By Michael E. Miller
By Allie Conti
By David Villano
By Jose D. Duran
By Michael E. Miller
By Allie Conti
By Kyle Swenson
By Luther Campbell
But to Kayton, economics is peripheral. "[The ordinance] violates the First Amendment because it punishes free speech -- asking for a job," Kayton says. "We also have a bunch of discrimination claims; it appears this law has been applied exclusively to males of Hispanic origin. We have the arrest records, and every person arrested has a Hispanic surname."
In Candelario's case, 29 other men were arrested with him; most of the cases were eventually thrown out, according to Glantz. Three are still pending. The chief of misdemeanor prosecutions for the Dade State Attorney's Office, Gaston Cantens, says he can't comment on whether, or why, an exceptionally high percentage of charges under that ordinance is dropped, because there are cases pending.
The Metro-Dade police legal bureau did have a few words of caution about the enforceability of the law before it was approved by the commission. A memo from police legal bureau chief Maj. George Aylesworth to Metro-Dade Police Department Director Fred Taylor points out that the ordinance could be effectively enforced only by undercover police officers, and that the loitering prohibition would outlaw even innocuous public gatherings of job seekers. "For example," the memo reads, "there are occasional instances in which employers publish a need for temporary help, such as when the entertainment industry is advertising locally for extras, and many people arrive early and wait outside of the announced location."
Efforts by the police, though, haven't altogether stopped people from collecting on the same street corners. "It's a problem; it's bad for business," laments Tony Saladrigas, owner of Center Auto Parts in the 7400 block of SW Eighth Street. "But there are fewer men waiting around now; it's 30, not 300. And there are definitely fewer people coming to pick them up." Saladrigas acknowledges he's called police on occasion to disperse loiterers, although he denies being the man who, according to many workers who gather near Saladrigas's shop, almost daily rigs a high-power water sprinkler on the roof of the two-story building between 74th and 75th avenues to rain on the men gathered below. Not all merchants along that stretch seem bothered by the job seekers, though; owners of two nearby cafes say they can always see the men hanging around but the laborers don't cause problems for them or their customers.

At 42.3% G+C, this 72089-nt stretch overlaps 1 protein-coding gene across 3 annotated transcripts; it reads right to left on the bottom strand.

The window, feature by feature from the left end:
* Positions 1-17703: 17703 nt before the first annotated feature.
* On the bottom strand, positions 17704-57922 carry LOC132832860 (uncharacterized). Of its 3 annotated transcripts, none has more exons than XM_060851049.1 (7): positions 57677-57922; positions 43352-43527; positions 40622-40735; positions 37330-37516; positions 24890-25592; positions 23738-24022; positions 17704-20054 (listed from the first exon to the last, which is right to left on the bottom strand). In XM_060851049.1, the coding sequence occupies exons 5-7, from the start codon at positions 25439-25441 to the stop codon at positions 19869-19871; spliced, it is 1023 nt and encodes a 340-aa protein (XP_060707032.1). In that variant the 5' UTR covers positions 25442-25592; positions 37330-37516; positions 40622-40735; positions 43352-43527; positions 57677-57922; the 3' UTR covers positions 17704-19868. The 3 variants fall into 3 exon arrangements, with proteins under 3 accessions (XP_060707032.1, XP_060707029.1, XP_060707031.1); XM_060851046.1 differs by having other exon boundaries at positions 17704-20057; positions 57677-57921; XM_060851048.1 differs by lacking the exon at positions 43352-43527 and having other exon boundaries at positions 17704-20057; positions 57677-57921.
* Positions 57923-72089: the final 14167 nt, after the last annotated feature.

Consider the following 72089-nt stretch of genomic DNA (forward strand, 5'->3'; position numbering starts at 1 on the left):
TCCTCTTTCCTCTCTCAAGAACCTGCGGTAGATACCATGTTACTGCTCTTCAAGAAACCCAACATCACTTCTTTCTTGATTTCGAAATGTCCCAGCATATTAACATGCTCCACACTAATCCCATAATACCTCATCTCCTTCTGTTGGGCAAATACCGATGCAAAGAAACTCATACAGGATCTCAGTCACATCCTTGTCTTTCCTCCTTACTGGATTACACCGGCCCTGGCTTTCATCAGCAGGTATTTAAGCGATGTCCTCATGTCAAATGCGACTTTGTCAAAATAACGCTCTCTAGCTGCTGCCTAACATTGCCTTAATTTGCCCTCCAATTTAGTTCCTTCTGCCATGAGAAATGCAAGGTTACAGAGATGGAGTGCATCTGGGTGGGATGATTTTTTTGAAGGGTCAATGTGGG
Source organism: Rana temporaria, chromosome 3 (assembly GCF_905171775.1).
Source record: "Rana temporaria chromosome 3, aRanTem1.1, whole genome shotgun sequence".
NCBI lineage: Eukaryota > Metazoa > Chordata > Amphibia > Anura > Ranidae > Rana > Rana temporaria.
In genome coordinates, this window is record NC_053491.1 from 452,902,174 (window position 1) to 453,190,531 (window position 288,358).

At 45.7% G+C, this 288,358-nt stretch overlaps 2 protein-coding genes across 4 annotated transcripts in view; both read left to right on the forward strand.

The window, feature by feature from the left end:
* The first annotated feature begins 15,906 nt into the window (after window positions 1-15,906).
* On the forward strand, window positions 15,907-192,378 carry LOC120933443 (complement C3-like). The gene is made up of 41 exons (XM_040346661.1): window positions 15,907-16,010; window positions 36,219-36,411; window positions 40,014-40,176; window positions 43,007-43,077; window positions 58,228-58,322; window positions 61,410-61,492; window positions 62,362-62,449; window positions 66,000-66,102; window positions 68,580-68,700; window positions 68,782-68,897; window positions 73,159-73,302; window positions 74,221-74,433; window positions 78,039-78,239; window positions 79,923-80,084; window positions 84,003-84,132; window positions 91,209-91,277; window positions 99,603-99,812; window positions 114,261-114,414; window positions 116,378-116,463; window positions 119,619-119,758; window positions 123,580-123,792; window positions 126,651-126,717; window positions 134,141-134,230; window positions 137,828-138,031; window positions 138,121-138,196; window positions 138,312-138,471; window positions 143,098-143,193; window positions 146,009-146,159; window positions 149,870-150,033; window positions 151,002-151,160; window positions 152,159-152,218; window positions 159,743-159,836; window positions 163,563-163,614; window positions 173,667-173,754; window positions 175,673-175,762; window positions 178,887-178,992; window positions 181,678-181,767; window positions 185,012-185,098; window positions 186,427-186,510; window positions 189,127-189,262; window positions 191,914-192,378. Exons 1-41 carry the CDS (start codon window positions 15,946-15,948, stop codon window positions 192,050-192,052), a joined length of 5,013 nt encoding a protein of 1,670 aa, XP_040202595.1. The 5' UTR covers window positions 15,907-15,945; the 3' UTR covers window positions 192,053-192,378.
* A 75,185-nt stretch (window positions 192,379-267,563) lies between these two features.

"We have the right to try to work," insists one young man from Honduras who doesn't want his name published. "But undocumented people like us who don't have work permits, we have to stand out here; we can't go to employment agencies. What we really need is just a place, a secure place with bathrooms, where we can eat, where we can get work without being hassled."
"A few years ago, some high-ranking police officers, some people from the county government, representatives from the Hispanic community, came here and met with us," recalls Jose Rivas, a legal resident from Nicaragua. "We said we're here, we're sober, we're available for any kind of work. They promised to help us." As Rivas is speaking, a pick-up truck drives by and several men motion and whistle in unison. The truck slows as Rivas continues: "But naturally the county commission wants to please the business people around here, so they send the police out. Dicen que estamos contaminando el ambiente. (They say we're contaminating the environment.)